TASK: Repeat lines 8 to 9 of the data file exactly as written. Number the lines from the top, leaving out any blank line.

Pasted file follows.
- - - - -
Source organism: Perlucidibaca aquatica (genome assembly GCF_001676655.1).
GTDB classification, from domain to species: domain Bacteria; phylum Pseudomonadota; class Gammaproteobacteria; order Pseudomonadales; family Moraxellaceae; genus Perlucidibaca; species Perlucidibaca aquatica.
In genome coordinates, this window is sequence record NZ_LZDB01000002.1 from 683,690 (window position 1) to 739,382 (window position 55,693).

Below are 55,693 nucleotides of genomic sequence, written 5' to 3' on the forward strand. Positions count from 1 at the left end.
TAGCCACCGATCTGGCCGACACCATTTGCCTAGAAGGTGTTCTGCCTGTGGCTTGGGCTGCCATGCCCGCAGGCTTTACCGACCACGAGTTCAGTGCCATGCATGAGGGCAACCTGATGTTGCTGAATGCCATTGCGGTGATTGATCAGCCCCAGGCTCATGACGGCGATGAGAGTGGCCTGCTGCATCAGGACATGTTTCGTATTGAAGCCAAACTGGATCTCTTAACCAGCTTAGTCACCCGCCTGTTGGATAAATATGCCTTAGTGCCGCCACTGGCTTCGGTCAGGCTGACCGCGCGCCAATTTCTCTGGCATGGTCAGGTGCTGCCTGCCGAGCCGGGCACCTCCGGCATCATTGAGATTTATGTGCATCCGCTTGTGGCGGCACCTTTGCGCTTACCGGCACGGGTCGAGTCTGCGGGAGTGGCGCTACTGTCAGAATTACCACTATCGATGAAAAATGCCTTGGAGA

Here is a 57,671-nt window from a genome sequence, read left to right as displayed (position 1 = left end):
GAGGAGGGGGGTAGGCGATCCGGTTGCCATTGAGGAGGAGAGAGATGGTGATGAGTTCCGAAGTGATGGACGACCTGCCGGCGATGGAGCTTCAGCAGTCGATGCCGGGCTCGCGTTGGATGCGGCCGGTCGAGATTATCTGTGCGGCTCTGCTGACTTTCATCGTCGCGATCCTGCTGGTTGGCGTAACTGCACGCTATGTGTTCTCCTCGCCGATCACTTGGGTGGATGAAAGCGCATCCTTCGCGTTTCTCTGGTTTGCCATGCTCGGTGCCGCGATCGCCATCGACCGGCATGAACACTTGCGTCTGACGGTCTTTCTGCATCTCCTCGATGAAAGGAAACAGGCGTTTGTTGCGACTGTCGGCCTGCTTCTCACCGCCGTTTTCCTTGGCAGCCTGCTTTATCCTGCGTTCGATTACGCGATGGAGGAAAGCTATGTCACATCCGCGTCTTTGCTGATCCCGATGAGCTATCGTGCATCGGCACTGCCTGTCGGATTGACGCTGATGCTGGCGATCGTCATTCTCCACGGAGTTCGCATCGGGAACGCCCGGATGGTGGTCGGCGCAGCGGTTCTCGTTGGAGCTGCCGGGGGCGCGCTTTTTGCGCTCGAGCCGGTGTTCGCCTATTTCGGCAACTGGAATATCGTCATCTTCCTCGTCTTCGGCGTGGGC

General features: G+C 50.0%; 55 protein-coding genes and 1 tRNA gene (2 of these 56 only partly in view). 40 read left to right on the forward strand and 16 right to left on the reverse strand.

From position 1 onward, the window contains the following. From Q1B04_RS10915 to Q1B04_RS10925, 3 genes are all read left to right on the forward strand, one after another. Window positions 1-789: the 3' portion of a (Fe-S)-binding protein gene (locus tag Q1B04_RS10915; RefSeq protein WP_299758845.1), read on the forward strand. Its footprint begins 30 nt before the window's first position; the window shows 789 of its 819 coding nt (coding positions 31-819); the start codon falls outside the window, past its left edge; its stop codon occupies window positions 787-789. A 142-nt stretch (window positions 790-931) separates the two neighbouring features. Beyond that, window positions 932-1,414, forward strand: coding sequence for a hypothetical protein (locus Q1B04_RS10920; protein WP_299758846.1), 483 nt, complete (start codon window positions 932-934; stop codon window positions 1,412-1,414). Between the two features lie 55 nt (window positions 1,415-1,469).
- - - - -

General features: G+C 50.0%; 55 protein-coding genes and 1 tRNA gene (2 of these 56 only partly in view). 40 read left to right on the forward strand and 16 right to left on the reverse strand.

From position 1 onward, the window contains the following. From Q1B04_RS10915 to Q1B04_RS10925, 3 genes are all read left to right on the forward strand, one after another. Window positions 1-789: the 3' portion of a (Fe-S)-binding protein gene (locus tag Q1B04_RS10915; RefSeq protein WP_299758845.1), read on the forward strand. Its footprint begins 30 nt before the window's first position; the window shows 789 of its 819 coding nt (coding positions 31-819); the start codon falls outside the window, past its left edge; its stop codon occupies window positions 787-789. A 142-nt stretch (window positions 790-931) separates the two neighbouring features. Beyond that, window positions 932-1,414, forward strand: coding sequence for a hypothetical protein (locus Q1B04_RS10920; protein WP_299758846.1), 483 nt, complete (start codon window positions 932-934; stop codon window positions 1,412-1,414). Between the two features lie 55 nt (window positions 1,415-1,469).